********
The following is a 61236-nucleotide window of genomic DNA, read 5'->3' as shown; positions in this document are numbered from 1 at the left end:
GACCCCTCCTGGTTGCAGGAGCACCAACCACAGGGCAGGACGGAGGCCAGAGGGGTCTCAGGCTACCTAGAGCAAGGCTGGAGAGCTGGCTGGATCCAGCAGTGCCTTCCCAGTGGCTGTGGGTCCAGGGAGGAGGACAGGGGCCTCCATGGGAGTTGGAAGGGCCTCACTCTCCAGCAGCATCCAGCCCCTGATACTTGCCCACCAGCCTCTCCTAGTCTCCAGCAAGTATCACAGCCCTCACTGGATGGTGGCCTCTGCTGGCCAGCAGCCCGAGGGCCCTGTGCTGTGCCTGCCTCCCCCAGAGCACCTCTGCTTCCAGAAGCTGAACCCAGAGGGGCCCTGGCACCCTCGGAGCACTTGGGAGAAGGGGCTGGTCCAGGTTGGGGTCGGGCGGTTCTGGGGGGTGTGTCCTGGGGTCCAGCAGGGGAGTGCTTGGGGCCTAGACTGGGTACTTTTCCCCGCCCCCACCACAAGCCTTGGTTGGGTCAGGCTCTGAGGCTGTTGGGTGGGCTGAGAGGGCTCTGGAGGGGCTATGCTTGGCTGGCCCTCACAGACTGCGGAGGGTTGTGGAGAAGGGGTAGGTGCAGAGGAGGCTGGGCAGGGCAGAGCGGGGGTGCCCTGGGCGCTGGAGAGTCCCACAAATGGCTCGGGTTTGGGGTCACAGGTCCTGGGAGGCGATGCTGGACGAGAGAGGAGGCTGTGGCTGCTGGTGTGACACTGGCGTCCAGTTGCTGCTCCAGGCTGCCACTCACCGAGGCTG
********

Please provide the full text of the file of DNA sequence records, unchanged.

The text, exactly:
The following is a 61236-nucleotide window of genomic DNA, read 5'->3' as shown; positions in this document are numbered from 1 at the left end:
GACCCCTCCTGGTTGCAGGAGCACCAACCACAGGGCAGGACGGAGGCCAGAGGGGTCTCAGGCTACCTAGAGCAAGGCTGGAGAGCTGGCTGGATCCAGCAGTGCCTTCCCAGTGGCTGTGGGTCCAGGGAGGAGGACAGGGGCCTCCATGGGAGTTGGAAGGGCCTCACTCTCCAGCAGCATCCAGCCCCTGATACTTGCCCACCAGCCTCTCCTAGTCTCCAGCAAGTATCACAGCCCTCACTGGATGGTGGCCTCTGCTGGCCAGCAGCCCGAGGGCCCTGTGCTGTGCCTGCCTCCCCCAGAGCACCTCTGCTTCCAGAAGCTGAACCCAGAGGGGCCCTGGCACCCTCGGAGCACTTGGGAGAAGGGGCTGGTCCAGGTTGGGGTCGGGCGGTTCTGGGGGGTGTGTCCTGGGGTCCAGCAGGGGAGTGCTTGGGGCCTAGACTGGGTACTTTTCCCCGCCCCCACCACAAGCCTTGGTTGGGTCAGGCTCTGAGGCTGTTGGGTGGGCTGAGAGGGCTCTGGAGGGGCTATGCTTGGCTGGCCCTCACAGACTGCGGAGGGTTGTGGAGAAGGGGTAGGTGCAGAGGAGGCTGGGCAGGGCAGAGCGGGGGTGCCCTGGGCGCTGGAGAGTCCCACAAATGGCTCGGGTTTGGGGTCACAGGTCCTGGGAGGCGATGCTGGACGAGAGAGGAGGCTGTGGCTGCTGGTGTGACACTGGCGTCCAGTTGCTGCTCCAGGCTGCCACTCACCGAGGCTG